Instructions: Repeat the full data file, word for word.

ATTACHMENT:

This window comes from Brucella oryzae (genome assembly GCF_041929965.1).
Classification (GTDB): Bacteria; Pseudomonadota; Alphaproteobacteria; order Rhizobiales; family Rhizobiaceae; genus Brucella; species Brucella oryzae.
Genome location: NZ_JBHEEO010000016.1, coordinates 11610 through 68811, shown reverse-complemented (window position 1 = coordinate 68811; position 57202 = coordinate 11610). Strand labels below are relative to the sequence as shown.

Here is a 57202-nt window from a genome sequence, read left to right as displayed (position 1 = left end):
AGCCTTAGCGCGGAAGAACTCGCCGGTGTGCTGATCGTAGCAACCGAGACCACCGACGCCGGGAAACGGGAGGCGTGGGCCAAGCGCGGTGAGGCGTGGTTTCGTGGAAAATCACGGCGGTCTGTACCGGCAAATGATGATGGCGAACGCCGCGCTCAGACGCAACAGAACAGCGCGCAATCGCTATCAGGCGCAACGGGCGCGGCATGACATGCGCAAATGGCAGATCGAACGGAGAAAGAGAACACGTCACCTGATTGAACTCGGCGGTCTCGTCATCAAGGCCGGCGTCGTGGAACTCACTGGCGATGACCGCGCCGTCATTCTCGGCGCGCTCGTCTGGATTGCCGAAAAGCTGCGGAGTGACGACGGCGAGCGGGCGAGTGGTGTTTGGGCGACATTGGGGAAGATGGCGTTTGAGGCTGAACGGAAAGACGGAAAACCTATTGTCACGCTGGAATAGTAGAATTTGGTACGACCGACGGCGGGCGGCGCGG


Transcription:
This window comes from Brucella oryzae (genome assembly GCF_041929965.1).
Classification (GTDB): Bacteria; Pseudomonadota; Alphaproteobacteria; order Rhizobiales; family Rhizobiaceae; genus Brucella; species Brucella oryzae.
Genome location: NZ_JBHEEO010000016.1, coordinates 11610 through 68811, shown reverse-complemented (window position 1 = coordinate 68811; position 57202 = coordinate 11610). Strand labels below are relative to the sequence as shown.

Here is a 57202-nt window from a genome sequence, read left to right as displayed (position 1 = left end):
AGCCTTAGCGCGGAAGAACTCGCCGGTGTGCTGATCGTAGCAACCGAGACCACCGACGCCGGGAAACGGGAGGCGTGGGCCAAGCGCGGTGAGGCGTGGTTTCGTGGAAAATCACGGCGGTCTGTACCGGCAAATGATGATGGCGAACGCCGCGCTCAGACGCAACAGAACAGCGCGCAATCGCTATCAGGCGCAACGGGCGCGGCATGACATGCGCAAATGGCAGATCGAACGGAGAAAGAGAACACGTCACCTGATTGAACTCGGCGGTCTCGTCATCAAGGCCGGCGTCGTGGAACTCACTGGCGATGACCGCGCCGTCATTCTCGGCGCGCTCGTCTGGATTGCCGAAAAGCTGCGGAGTGACGACGGCGAGCGGGCGAGTGGTGTTTGGGCGACATTGGGGAAGATGGCGTTTGAGGCTGAACGGAAAGACGGAAAACCTATTGTCACGCTGGAATAGTAGAATTTGGTACGACCGACGGCGGGCGGCGCGG